The Impact of Digital Detox on Mental Wellbeing: Strategies for Disconnecting in a Digital Age

The Impact of Digital Detox on Mental Wellbeing: Strategies for Disconnecting in a Digital Age

In today's hyperconnected world, constant digital stimulation has become the norm. But what toll does this take on our mental health?

Digital detox: a period of time in which a person actively chooses to stop using tech devices wherever possible, including smartphones, tablets, televisions, personal computers etc, or social media and entertainment platforms. By taking part in a digital detox, you can free yourself from the stress of hyper-connectivity, reconnect with nature and everyday life, and can have some overwhelmingly positive impacts on your wellbeing. 

Whether we like it or not, technology is all around us, and although some revel more than others in todays socially-connected landscape, there is a lot of evidence to support that time away from our devices can bring us closer together in meaningful ways, reduce stress and cultivate some mental-stability. 

In this Etanics blog post, take a look through how being online 24/7 can be detrimental, and what steps we can take to avoid or overcome this modern-day phenomenon.

Understanding Digital Overload

Although, thankfully, global domination by robots remains firmly in the realm of science fiction, there is much evidence to support that the ultra-connectivity of the technological world is having negative impacts on our wellbeing. 

According to Common Sense Media, the average screen time of a teenager is over 7 hours per day! That’s a whopping 106 days in a year! At this stage of development, the brain is particularly sensitive to the world around it, adolescents can become increasingly reliant on screens and devices, which can not only impact them in the day-to-day, but affect development in later life. 

Let’s explore some of the impacts of excessive screen time: 

  • Reduced sleep: Sleep is one of the most critical areas affected by screen time. As many of us are aware, sleep is an essential part of the daily routine, to repair cells, store information and prepare the body for the day ahead.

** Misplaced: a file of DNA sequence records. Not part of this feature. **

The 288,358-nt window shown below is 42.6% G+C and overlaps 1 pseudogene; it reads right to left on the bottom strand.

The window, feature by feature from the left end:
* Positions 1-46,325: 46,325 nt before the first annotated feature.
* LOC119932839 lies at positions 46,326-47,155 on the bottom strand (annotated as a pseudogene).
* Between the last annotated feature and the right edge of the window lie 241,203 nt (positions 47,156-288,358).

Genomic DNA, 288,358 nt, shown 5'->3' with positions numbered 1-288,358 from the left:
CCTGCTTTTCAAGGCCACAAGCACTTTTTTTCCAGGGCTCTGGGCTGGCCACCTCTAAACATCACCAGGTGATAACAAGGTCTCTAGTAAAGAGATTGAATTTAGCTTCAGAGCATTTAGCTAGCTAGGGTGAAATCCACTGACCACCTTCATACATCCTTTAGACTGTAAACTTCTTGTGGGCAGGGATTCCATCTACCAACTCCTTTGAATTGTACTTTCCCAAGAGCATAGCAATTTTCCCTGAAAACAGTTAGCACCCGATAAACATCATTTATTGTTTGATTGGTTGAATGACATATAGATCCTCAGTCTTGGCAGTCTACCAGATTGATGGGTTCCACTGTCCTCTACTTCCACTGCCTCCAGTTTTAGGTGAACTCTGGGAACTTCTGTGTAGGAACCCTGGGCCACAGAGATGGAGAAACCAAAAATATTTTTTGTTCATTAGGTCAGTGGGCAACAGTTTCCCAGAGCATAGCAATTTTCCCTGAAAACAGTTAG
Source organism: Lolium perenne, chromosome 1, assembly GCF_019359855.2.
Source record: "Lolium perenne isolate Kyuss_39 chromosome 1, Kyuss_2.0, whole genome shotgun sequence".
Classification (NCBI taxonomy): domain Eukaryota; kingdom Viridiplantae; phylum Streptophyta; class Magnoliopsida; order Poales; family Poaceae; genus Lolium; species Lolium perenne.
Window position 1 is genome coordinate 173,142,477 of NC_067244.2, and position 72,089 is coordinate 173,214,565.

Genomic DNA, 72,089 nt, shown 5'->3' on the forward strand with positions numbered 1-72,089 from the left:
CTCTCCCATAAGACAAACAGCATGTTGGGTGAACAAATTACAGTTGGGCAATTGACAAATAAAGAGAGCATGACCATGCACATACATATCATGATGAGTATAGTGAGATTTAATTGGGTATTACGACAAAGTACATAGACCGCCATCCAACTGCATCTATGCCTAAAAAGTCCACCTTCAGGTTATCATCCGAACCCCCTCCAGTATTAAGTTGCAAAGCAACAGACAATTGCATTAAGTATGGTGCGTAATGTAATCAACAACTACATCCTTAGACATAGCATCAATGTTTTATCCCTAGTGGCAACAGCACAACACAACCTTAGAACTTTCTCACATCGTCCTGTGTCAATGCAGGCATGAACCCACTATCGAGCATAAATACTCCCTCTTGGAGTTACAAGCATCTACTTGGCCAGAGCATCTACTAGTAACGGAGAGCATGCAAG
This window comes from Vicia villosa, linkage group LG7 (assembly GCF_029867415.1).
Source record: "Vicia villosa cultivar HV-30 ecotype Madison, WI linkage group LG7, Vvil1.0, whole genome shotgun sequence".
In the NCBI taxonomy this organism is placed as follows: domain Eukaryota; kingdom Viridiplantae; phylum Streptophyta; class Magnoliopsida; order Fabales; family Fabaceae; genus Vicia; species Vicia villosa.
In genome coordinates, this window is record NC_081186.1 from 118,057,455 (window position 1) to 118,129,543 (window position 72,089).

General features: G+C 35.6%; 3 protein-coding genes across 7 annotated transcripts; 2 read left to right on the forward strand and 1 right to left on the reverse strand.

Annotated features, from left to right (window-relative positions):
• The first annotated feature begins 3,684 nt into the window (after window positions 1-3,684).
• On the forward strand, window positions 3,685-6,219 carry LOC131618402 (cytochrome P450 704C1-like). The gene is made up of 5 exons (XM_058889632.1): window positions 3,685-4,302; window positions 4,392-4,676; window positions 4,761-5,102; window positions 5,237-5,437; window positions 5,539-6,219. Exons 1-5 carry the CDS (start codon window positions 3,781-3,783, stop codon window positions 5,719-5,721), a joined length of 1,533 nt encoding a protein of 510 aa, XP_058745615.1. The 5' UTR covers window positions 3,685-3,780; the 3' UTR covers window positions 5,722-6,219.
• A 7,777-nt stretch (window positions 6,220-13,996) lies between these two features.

Your body releases melatonin, the sleep hormone, in response to darkness, which not only helps your body to fall asleep, but to stay asleep throughout the night. The light emitted from bright screens can stop the release of this hormone, making it difficult or even impossible to fall asleep at the correct time. This can leave you feeling groggy during the day, weaken your immune system and impact your ability to learn or recall information.

  • Mood: You may be surprised to learn that there is a pronounced correlation between increased screen time and increased symptoms of depression. While spending hours scrolling social media may seem harmless, it can actually be programming your mood and impacting how you feel about yourself and the world around you. You may use your screen time to neglect the areas of your life you are unhappy with, deal with stress or relieve anxiety in the moment. But the distraction from these emotions can make them feel more intense when the screen is turned off, so it’s best to deal with them as they arise, wherever possible. 

  • Digital addiction: In the most extreme cases, one may develop an addiction to their devices, including social media, video games or entertainment. There is an argument to support that the addiction of electronic devices should be classified in the same way as substance addictions – it’s serious stuff.

To explore video gaming in more detail, in 2013 the Diagnostic and Statistical Manual of Mental Disorders was amended to include ‘internet gaming disorder’. Defined as gaming dependencies that negatively impact the players life, the individual would have to express some of symptoms including: